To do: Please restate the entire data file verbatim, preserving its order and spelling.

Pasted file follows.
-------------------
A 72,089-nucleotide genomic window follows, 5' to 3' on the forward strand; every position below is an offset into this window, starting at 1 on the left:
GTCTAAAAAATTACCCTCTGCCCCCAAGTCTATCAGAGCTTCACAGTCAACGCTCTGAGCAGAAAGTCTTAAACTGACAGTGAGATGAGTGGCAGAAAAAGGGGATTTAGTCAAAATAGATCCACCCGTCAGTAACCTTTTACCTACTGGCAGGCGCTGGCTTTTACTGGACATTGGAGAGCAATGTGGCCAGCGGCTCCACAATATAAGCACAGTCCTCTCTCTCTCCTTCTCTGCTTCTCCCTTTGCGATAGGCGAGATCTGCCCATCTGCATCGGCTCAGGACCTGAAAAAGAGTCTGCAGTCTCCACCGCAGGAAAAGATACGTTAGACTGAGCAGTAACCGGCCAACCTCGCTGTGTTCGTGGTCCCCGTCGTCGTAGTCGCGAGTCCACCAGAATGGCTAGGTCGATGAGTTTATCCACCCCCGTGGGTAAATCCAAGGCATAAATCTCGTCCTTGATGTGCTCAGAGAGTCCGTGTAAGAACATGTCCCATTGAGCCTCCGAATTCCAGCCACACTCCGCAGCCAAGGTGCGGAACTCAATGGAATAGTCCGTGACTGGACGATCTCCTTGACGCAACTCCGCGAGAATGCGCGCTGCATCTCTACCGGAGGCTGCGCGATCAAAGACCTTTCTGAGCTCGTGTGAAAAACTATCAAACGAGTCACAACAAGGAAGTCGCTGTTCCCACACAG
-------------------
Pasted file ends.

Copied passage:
A 72,089-nucleotide genomic window follows, 5' to 3' on the forward strand; every position below is an offset into this window, starting at 1 on the left:
GTCTAAAAAATTACCCTCTGCCCCCAAGTCTATCAGAGCTTCACAGTCAACGCTCTGAGCAGAAAGTCTTAAACTGACAGTGAGATGAGTGGCAGAAAAAGGGGATTTAGTCAAAATAGATCCACCCGTCAGTAACCTTTTACCTACTGGCAGGCGCTGGCTTTTACTGGACATTGGAGAGCAATGTGGCCAGCGGCTCCACAATATAAGCACAGTCCTCTCTCTCTCCTTCTCTGCTTCTCCCTTTGCGATAGGCGAGATCTGCCCATCTGCATCGGCTCAGGACCTGAAAAAGAGTCTGCAGTCTCCACCGCAGGAAAAGATACGTTAGACTGAGCAGTAACCGGCCAACCTCGCTGTGTTCGTGGTCCCCGTCGTCGTAGTCGCGAGTCCACCAGAATGGCTAGGTCGATGAGTTTATCCACCCCCGTGGGTAAATCCAAGGCATAAATCTCGTCCTTGATGTGCTCAGAGAGTCCGTGTAAGAACATGTCCCATTGAGCCTCCGAATTCCAGCCACACTCCGCAGCCAAGGTGCGGAACTCAATGGAATAGTCCGTGACTGGACGATCTCCTTGACGCAACTCCGCGAGAATGCGCGCTGCATCTCTACCGGAGGCTGCGCGATCAAAGACCTTTCTGAGCTCGTGTGAAAAACTATCAAACGAGTCACAACAAGGAAGTCGCTGTTCCCACACAG